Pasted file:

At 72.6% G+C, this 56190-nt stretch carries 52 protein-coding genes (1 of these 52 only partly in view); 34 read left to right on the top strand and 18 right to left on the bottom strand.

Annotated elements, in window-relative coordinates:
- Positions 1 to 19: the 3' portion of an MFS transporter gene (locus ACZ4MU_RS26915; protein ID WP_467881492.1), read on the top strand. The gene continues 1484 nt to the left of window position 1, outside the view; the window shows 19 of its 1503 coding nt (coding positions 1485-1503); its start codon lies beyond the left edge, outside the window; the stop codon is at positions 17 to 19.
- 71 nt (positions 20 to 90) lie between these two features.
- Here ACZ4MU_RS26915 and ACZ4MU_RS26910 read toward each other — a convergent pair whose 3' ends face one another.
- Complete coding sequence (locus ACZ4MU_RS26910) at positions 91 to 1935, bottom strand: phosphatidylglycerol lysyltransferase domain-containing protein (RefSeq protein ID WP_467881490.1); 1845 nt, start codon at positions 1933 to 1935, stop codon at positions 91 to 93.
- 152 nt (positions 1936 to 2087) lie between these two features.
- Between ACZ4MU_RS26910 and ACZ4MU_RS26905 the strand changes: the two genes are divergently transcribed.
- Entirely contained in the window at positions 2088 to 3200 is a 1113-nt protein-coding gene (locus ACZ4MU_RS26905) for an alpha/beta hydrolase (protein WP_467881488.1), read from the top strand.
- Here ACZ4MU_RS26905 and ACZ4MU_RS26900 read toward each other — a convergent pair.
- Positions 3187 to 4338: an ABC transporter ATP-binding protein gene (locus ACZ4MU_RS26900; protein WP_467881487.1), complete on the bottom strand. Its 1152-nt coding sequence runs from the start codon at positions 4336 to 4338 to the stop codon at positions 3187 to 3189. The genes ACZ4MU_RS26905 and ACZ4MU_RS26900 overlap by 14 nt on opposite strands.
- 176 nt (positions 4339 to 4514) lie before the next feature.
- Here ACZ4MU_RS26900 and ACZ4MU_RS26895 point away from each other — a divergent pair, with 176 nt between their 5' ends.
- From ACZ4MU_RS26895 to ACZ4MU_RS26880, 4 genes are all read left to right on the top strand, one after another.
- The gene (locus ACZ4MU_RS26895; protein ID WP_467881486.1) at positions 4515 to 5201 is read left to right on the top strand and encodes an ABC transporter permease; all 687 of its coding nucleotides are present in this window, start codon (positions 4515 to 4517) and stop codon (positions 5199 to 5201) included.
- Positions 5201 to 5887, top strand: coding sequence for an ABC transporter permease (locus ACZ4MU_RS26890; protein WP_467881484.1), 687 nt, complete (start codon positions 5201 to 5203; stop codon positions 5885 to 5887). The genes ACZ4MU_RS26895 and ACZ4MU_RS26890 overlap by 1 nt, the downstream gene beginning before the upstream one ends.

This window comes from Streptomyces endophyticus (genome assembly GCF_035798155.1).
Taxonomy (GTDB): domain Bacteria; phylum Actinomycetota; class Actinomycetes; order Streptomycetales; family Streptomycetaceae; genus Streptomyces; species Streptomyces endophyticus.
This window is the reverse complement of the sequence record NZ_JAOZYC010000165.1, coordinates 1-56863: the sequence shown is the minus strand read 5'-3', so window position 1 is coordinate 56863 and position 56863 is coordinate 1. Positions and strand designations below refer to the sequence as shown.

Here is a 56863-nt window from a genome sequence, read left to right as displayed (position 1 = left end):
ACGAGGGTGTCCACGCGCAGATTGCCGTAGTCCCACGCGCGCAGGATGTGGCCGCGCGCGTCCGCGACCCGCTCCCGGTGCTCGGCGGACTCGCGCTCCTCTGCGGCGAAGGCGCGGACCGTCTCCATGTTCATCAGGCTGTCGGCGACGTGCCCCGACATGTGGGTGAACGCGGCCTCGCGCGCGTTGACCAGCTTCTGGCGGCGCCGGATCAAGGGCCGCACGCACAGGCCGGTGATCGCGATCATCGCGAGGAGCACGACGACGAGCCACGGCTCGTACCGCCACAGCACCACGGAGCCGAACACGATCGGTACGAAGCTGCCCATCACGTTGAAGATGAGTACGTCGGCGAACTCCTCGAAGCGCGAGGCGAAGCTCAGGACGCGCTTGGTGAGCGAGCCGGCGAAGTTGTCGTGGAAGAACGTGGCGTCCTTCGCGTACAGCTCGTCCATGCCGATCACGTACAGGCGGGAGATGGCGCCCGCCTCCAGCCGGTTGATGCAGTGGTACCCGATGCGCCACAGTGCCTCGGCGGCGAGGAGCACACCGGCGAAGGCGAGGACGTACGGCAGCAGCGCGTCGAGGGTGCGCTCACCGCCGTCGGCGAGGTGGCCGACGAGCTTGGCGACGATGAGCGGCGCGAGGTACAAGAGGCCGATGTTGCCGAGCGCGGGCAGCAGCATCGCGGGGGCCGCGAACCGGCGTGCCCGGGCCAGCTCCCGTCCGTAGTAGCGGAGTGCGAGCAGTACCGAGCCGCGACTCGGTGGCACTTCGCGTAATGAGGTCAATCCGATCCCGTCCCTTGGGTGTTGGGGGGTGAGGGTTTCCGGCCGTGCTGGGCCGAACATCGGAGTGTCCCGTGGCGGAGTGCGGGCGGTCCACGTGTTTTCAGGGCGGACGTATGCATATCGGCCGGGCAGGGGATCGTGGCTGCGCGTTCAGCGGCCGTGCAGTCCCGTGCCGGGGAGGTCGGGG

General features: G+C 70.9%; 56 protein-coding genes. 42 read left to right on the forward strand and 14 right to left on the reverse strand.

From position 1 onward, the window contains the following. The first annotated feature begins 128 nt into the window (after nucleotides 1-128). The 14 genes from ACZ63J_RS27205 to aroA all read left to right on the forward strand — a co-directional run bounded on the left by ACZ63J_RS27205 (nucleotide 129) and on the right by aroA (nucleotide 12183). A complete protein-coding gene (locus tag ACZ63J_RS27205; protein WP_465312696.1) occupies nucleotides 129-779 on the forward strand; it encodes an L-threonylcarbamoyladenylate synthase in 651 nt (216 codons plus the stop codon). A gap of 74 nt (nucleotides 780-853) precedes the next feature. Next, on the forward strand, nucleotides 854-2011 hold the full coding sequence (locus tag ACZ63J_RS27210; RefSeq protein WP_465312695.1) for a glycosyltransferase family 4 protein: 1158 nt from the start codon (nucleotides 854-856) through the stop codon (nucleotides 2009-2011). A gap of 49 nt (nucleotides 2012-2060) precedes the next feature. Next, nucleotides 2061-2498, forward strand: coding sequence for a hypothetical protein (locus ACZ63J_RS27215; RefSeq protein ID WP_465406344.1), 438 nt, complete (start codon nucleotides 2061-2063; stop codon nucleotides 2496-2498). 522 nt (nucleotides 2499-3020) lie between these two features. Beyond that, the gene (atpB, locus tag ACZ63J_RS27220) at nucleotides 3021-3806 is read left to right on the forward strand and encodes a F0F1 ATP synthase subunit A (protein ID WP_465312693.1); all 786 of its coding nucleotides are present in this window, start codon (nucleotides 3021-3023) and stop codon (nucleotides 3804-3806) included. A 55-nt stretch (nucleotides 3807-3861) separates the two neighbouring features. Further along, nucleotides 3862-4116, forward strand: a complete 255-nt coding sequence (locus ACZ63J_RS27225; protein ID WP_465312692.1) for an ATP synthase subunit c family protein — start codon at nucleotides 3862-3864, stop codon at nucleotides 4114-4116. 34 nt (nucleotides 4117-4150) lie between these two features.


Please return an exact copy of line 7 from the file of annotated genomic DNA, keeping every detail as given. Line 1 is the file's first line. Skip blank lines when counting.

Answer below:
- 152 nt (positions 1936 to 2087) lie between these two features.